That same year, Mainstreet rolled out its luxe Rapid Recovery Center model with great expectations. Turner predicted that the company would have 11 Rapid Recovery Centers operating in Texas and Arizona within 18 months of the initial announcement, but the company quickly ran into trouble: Mainstreet in March 2018 halted all RRC development in Arizona, laying off 70 employees.
Mark Fritz, a former Mainstreet executive who helped to develop the RRC model, formed Bridgemoor in early 2019 to take over four of the properties in Texas.
At the time, Fritz saw great opportunity in Medicare-focused post-acute services given the looming implementation of the new Patient-Driven Payment Model (PDPM) for nursing home reimbursement; Fritz and his fellow Mainstreet leaders had essentially developed the RRC structure with the expectation that payments would follow acuity.
“I think we all had a pretty good idea that it was not going to be minute-based therapy reimbursement, and it was going to be a much more coordinated care model,” Fritz told SNN early last year. “As we were training to develop this, we always kept our eye a little bit ahead of the ball, trying to figure out where it may go.”
But like pretty much every other operator in the sector, COVID-19 has cast a pall over those plans, with Bridgemoor’s fate largely in the hands of trends upstream at the hospital level.
“We follow the hospitals in lockstep, and so when all of the elective surgeries were stopped here in Texas, to say the least, it had a huge impact on our census, and also just the ability to grow census because the hospitals were full — as they were pretty much across the country — with COVID patients,” Fritz said of the scene in Texas during the spring.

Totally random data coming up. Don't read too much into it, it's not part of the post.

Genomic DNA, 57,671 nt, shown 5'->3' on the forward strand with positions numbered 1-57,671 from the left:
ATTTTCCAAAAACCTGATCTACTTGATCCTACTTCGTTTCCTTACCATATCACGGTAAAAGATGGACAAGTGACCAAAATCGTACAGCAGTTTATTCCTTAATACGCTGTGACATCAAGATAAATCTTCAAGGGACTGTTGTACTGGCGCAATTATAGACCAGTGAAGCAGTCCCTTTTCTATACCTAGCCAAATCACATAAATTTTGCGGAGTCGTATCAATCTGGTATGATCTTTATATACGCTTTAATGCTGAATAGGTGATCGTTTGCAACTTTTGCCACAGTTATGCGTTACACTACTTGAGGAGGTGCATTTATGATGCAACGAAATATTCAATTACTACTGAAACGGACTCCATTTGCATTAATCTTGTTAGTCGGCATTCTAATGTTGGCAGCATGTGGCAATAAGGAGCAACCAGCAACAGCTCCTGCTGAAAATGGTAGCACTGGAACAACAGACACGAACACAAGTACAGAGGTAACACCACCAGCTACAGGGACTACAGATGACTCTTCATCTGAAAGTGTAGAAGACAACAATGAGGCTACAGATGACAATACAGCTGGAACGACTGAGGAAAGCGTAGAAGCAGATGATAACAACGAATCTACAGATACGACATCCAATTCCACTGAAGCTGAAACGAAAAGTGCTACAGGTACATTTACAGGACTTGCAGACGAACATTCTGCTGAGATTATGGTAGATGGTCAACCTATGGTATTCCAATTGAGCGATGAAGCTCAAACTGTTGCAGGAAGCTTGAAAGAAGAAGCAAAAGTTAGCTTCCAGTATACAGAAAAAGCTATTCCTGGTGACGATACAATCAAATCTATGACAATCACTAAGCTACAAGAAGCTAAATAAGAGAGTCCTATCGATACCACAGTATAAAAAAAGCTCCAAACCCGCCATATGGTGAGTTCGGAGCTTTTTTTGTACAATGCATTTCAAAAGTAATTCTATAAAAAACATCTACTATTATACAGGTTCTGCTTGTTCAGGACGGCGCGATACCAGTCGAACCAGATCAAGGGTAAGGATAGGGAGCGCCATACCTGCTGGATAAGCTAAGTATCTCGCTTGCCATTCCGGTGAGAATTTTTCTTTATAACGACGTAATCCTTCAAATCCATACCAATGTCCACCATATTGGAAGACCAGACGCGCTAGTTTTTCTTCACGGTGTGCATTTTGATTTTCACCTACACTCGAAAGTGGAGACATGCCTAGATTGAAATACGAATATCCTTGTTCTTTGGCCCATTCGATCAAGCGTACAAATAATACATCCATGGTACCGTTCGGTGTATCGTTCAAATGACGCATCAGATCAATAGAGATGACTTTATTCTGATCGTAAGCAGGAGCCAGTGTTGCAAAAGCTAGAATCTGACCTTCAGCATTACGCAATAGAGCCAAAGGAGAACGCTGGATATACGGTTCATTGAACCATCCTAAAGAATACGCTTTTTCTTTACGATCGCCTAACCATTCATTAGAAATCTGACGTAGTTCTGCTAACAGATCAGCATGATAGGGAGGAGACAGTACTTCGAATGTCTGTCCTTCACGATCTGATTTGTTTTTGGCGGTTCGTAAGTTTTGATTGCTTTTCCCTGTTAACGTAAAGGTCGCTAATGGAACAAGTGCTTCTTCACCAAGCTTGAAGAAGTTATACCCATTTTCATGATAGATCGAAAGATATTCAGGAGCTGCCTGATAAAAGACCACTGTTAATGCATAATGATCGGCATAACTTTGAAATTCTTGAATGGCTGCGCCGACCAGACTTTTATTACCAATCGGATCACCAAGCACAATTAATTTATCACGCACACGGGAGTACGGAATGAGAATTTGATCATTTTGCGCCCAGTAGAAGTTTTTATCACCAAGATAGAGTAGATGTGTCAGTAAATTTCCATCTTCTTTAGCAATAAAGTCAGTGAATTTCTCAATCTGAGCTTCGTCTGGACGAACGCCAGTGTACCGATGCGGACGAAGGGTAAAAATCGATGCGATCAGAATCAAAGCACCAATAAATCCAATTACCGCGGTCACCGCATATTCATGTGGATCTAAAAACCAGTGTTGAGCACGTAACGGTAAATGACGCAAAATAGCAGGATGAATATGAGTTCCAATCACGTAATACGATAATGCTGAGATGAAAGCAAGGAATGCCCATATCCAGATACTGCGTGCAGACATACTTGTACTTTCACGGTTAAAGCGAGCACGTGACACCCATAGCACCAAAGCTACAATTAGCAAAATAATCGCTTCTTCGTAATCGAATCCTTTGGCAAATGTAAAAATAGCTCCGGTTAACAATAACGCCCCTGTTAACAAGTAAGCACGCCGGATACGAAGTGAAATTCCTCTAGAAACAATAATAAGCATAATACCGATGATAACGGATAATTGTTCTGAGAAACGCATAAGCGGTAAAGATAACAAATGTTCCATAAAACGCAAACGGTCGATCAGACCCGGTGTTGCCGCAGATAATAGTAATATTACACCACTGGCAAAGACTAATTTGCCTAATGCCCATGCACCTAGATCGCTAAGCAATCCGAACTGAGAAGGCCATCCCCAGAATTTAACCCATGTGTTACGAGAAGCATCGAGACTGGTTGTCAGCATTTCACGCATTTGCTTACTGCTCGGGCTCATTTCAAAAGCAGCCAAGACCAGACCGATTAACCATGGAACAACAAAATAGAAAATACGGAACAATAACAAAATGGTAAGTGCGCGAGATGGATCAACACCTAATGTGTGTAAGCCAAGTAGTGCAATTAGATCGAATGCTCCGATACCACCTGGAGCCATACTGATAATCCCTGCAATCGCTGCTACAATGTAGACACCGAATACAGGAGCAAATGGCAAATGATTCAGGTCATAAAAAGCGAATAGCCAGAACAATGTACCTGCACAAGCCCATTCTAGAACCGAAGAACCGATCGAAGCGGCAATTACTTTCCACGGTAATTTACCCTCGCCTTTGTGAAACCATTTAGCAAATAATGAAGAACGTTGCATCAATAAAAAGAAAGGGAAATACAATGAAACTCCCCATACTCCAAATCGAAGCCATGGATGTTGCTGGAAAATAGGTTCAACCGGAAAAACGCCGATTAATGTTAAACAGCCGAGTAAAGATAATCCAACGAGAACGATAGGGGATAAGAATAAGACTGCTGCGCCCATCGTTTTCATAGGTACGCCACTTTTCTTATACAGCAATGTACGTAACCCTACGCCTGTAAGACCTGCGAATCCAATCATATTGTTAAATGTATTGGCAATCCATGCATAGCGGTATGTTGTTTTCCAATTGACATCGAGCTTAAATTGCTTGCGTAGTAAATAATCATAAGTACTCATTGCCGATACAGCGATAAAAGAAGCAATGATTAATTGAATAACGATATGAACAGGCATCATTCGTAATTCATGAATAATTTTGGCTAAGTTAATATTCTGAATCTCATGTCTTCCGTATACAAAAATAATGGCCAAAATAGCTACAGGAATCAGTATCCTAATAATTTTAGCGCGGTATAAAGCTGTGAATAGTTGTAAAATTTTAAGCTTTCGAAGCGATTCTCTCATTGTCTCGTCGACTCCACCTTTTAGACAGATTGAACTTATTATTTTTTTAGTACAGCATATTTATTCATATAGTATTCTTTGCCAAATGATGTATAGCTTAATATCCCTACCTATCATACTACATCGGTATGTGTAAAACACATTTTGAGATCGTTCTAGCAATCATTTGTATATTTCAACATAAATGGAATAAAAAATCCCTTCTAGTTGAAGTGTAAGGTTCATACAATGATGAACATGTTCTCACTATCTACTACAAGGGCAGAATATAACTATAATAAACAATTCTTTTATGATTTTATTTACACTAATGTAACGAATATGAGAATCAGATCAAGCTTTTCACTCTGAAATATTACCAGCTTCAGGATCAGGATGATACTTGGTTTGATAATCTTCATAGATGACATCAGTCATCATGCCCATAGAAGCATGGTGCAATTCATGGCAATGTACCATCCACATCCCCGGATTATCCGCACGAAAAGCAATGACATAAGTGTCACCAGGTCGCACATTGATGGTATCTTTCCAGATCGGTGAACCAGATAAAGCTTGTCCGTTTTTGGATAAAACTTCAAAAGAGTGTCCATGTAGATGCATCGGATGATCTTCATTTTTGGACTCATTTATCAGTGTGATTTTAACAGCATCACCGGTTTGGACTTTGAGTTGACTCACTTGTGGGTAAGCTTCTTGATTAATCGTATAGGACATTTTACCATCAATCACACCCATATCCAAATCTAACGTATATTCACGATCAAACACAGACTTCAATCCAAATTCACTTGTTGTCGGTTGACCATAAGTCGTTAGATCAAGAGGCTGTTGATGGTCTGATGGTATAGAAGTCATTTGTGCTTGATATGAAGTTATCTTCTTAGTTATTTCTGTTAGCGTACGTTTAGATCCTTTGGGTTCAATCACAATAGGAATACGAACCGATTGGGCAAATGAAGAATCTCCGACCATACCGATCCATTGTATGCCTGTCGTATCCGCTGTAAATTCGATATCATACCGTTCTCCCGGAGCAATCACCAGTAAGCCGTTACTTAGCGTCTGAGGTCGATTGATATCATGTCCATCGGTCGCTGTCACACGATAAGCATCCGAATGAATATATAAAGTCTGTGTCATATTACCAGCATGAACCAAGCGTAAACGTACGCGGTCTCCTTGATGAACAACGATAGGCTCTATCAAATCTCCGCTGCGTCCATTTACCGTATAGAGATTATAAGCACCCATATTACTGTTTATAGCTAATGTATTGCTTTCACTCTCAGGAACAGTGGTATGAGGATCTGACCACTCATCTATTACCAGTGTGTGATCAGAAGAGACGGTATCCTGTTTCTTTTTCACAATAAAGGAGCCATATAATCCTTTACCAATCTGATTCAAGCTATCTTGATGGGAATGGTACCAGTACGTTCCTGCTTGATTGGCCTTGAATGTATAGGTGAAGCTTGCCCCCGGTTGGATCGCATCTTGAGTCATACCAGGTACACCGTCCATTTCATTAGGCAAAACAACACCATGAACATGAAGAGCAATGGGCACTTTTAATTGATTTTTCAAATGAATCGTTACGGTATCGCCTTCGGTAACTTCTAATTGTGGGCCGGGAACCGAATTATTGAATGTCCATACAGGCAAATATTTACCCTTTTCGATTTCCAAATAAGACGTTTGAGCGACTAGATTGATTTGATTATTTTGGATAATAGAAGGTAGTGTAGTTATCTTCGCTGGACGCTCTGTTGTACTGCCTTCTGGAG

Bridgemoor had worked with local hospital systems to prepare for a projected overflow of coronavirus patients. By the time their COVID units were set up, though, hospital demand eased and elective surgeries slowly began to recover, prompting a corresponding rise in occupancy at Bridgemoor facilities.
“We did a decent rebound during that, but it never turned on like it was in January and February of this year,” Fritz told SNN on Friday.
And since late September, with coronavirus cases peaking in Texas yet again, the lockstep trend has reverted back to where it was earlier this year.
“A lot of the 65-plus [population], they’re just postponing, and the hospitals and doctors are recommending that they wait until after the first of the year,” Fritz said. “Hopefully we will have a vaccine for this, and it’ll be safer for them to come in.”
Post-acute specialists like Bridgemoor of course are not the only nursing care companies facing clinical, financial, and operational stress — Fritz pointed to Genesis HealthCare (NYSE: GEN) as an example of a more traditional nursing home firm under strain — but the niche does bring its own challenges.
Local health departments in Bridgemoor’s markets have required the use of special isolation wings for all incoming residents at nursing facilities, essentially separating them from the general population for 14 days.
But the company’s average length of stay is only 15 days; while Fritz acknowledged the wisdom of keeping new patients away from those who live in nursing facilities long-term, Bridgemoor’s properties just don’t have that type of resident.
“We don’t really have that situation, but we have to operate as if we did,” he said. “That’s the number-one issue that we have right now, and we can’t manage our labor to our census very well.”